>>> do for Yiddish today?” The struggle for Yiddish in Jewish life was 
>>> the impetus for his scholarly work. After graduating from the 
>>> University of Pennsylvania with a Masters degree in 1947, he 
>>> collaborated with his good friend, Max Weinreich, the doyen of 
>>> Yiddish linguistics, on a translation of Weinreich’s history of 
>>> Yiddish. And it was through Yiddish that he came to another one of 
>>> his interests ––that of bilingualism. In 1948 he received a prize 
>>> from the YIVO Institute for Yiddish Research for a monograph on 
>>> bilingualism. Yiddish and bilingualism were interests he developed throughout his scholarly life.
>>> 
>>> After earning a PhD in social psychology from Columbia University in 
>>> 1953, Joshua Fishman worked as a researcher for the College Entrance 
>>> Examination Board. This experience focused his interest on 
>>> educational pursuits, which eventually led to another strand of his 
>>> scholarly work –– that on bilingual education. It was around this 
>>> time that he taught what came to be the first sociology of language 
>>> course at The City College of New York. In 1958, he was appointed 
>>> associate professor of human relations and psychology at the 
>>> University of Pennsylvania, and two years later, moved to Yeshiva 
>>> University. At Yeshiva University he was professor of psychology and 
>>> sociology, Dean of the Ferkauf Graduate School of Social Science and 
>>> Humanities, Academic Vice President, and Distinguished University 
>>> Research Professor of Social sciences. In 1988, he became Professor 
>>> Emeritus and began to divide the year between New York and 
>>> California where he became visiting professor of education and 
>>> linguistics at Stanford University. In the course of his career, 
>>> Fishman held visiting appointments at over a dozen universities in 
>>> the USA, Israel, and the Philippines, and fellowships at the Center 
>>> for Advanced study (Stanford), the East West Center (Hawai’i) the 
>>> Institute for Advanced Study at Princeton, the
>> Netherlands Institute for Advanced Study, and the Israel Institute for 
>> Advanced Study.
>>> 
>>> Throughout his long career Joshua A. Fishman has published close to 
>>> one hundred books and over a thousand articles. He has not only been 
>>> prolific, but his original and complex ideas have been very 
>>> influential in the academy, as well as extremely useful to language 
>>> minorities through the world. His first major study of sociology of 
>>> language, Language Loyalty in the United States, was published in 
>>> 1964. A year later, he published Yiddish in America. In 1968, he 
>>> published the earliest major collection dealing with language policy 
>>> and management, Language problems of developing nations. In the same 
>>> year, he edited and published Readings in the sociology of language, 
>>> a
>> first attempt to define the new field.
>>> 
>>> By the 1970s Joshua Fishman’s scholarship was recognized throughout 
>>> the world for its importance and its relevance about the language 
>>> issues prevalent in society. In 1973, he founded, and has since 
>>> edited, The International Journal of the Sociology of Language, a 
>>> journal of excellent international reputation. Joshua Fishman has 
>>> also edited a related book series published by Mouton, Contributions 
>>> to the Sociology of Language (CSL), with over 200 titles. In both of 
>>> these endeavors Fishman has encouraged young scholars to research,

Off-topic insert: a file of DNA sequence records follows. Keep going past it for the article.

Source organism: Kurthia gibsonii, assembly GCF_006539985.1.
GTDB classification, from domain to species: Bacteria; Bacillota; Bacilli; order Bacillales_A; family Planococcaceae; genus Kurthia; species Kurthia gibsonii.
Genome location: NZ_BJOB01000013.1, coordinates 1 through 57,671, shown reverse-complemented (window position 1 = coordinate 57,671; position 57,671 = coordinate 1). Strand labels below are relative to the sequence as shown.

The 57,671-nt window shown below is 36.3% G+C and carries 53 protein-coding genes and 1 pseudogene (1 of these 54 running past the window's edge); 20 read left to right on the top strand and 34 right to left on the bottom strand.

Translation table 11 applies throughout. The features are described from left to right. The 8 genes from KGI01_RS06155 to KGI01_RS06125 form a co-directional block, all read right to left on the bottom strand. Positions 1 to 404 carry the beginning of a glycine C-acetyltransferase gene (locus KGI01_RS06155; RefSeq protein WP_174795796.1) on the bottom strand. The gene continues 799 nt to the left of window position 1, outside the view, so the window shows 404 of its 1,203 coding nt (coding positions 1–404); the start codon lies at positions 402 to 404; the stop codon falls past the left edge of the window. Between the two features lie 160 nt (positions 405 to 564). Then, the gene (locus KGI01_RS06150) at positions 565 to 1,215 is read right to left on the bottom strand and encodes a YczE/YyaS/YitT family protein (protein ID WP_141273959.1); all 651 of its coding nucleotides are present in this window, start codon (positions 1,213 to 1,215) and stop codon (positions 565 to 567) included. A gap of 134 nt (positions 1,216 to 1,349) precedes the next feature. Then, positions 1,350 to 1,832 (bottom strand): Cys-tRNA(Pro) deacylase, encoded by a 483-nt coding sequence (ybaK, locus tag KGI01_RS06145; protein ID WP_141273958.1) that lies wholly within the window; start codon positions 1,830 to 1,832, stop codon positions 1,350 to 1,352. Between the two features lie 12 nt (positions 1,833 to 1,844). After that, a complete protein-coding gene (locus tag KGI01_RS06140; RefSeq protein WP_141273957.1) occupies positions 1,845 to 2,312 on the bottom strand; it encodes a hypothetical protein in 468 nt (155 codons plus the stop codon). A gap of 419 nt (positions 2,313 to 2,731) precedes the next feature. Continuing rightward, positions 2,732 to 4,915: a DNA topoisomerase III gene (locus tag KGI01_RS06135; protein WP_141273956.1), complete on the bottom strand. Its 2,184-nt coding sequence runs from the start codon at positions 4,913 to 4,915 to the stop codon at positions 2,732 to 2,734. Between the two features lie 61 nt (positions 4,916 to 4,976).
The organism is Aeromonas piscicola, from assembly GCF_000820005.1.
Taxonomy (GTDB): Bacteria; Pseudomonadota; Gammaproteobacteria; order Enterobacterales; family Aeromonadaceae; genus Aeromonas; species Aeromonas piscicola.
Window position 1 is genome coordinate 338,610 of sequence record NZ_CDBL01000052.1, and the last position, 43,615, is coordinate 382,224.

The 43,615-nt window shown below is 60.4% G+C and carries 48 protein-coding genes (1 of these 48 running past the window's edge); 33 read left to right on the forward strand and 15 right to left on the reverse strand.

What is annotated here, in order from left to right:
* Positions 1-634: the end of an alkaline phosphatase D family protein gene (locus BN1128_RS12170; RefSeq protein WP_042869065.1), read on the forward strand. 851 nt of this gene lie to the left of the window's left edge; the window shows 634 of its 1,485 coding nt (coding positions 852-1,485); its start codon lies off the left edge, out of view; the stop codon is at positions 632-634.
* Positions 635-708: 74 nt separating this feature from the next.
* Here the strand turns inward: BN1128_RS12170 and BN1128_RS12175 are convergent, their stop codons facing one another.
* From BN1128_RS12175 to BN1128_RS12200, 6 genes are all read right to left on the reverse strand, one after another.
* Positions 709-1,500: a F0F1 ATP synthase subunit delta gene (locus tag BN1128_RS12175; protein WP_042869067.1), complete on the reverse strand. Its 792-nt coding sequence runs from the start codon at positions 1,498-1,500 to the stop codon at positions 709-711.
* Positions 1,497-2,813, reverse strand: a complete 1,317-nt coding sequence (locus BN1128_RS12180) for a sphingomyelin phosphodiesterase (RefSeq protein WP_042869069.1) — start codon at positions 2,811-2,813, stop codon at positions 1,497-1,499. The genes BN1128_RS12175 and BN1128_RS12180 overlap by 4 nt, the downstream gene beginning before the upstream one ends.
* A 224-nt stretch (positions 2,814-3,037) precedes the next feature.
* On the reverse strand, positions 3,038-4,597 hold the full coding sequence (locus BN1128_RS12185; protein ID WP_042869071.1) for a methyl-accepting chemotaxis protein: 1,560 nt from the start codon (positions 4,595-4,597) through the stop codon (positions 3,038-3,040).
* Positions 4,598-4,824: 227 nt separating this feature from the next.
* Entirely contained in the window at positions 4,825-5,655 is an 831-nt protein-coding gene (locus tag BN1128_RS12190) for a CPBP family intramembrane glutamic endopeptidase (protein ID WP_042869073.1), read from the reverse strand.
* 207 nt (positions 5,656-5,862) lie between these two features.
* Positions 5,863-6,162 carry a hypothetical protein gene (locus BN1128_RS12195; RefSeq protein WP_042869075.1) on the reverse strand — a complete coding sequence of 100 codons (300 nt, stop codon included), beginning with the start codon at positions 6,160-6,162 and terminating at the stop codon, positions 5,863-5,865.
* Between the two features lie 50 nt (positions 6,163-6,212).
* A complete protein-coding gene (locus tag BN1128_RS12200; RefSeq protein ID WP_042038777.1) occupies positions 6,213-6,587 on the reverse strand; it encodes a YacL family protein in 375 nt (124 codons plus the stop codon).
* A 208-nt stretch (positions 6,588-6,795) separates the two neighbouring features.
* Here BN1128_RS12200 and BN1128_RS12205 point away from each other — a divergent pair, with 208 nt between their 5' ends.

>>> write and publish, supporting and contributing to the academic 
>>> careers of many throughout the world, especially in developing 
>>> countries. For years he replied daily to letters and e-mails from 
>>> students from all over the world. His greatest motivation has been 
>>> dialoguing with many about the use of language in society and 
>>> answering student questions. The world
>> was his classroom.
>>> 
>>> While conducting an impressive body of research, and being 
>>> responsive to the many who asked for advice, Fishman traveled 
>>> extensively, encouraging the activities of those seeking to preserve 
>>> endangered languages. He will be remembered by the Māoris of New 
>>> Zealand, the Catalans and Basques of Spain, the Navajo and other 
>>> Native Americans, the speakers of Quechua and Aymara in South 
>>> America, and many other minority language groups for his warmth and 
>>> encouragement. For a quarter-century, he wrote a column on Yiddish 
>>> sociolinguistics in every issue of the quarterly Afn Shvel. He also 
>>> wrote regularly on Yiddish and general sociolinguistic topics for the weekly Forverts.
>>> Together with his wife Gella Fishman, he established the extensive 
>>> five-generational "Fishman Family Archives" at Stanford University 
>>> library. In 2004 he received the prestigious UNESCO Linguapax Award 
>>> in
>> Barcelona, Spain.
>>> 
>>> Joshua Fishman’s prolific record of research and publication has 
>>> continued until today, defining modern scholarship in bilingualism 
>>> and multilingualism, bilingual and minority education, the relation 
>>> of language and thought, the sociology and the social history of 
>>> Yiddish, language policy and planning, language spread, language 
>>> shift and maintenance, language and nationalism, language and 
>>> ethnicity, post-imperial English, languages in New York, and ethnic, 
>>> and national efforts to reverse language shift.
>>> 
>>> His scholarly work with minority groups and with others engaged in 
>>> the struggle to preserve their languages, cultures, and traditions 
>>> has been inspired by a deep and heartfelt compassion that is always 
>>> sustained by the markedly human tone of his most objective scholarly
>> writing.
>>> 
>>> _______________________________________________
>>> Edling mailing list
>>> Edling@bunner.geol.lu.se<mailto:Edling@bunner.geol.lu.se>
>>> http://bunner.geol.lu.se/mailman/listinfo/edling
>>> 
>>> 
>>> 
>>> --
>>> Myrna Goldstein, B.S.J., MATESL
>>> Founder, Director
>>> Are You in Your English File?®
>>> Second Language Learning Research Center Eilat, Israel, formerly of 
>>> Milan, Italy
>>> e:  myrnaenglishfile@gmail.com<mailto:myrnaenglishfile@gmail.com>
>>> Skype:  myinmi
>>> t: 00972 (0)53 5255360
>>> 
>> 
>> 
>> 
>> --
>> 
>> *Robert Lake  Ed.D.*Associate Professor Social Foundations of 
>> Education Dept. of Curriculum, Foundations, and Reading Georgia 
>> Southern University
>> Secretary/Treasurer-AERA- Paulo Freire Special Interest Group P. O. 
>> Box
>> 8144
>> Phone: (912) 478-0355
>> Fax: (912) 478-5382
>> Statesboro, GA  30460
>> 
>> 
>> 
> 
> 
> --
> It is the dilemma of psychology to deal as a natural science with an object that creates history. Ernst Boesch.
> 
>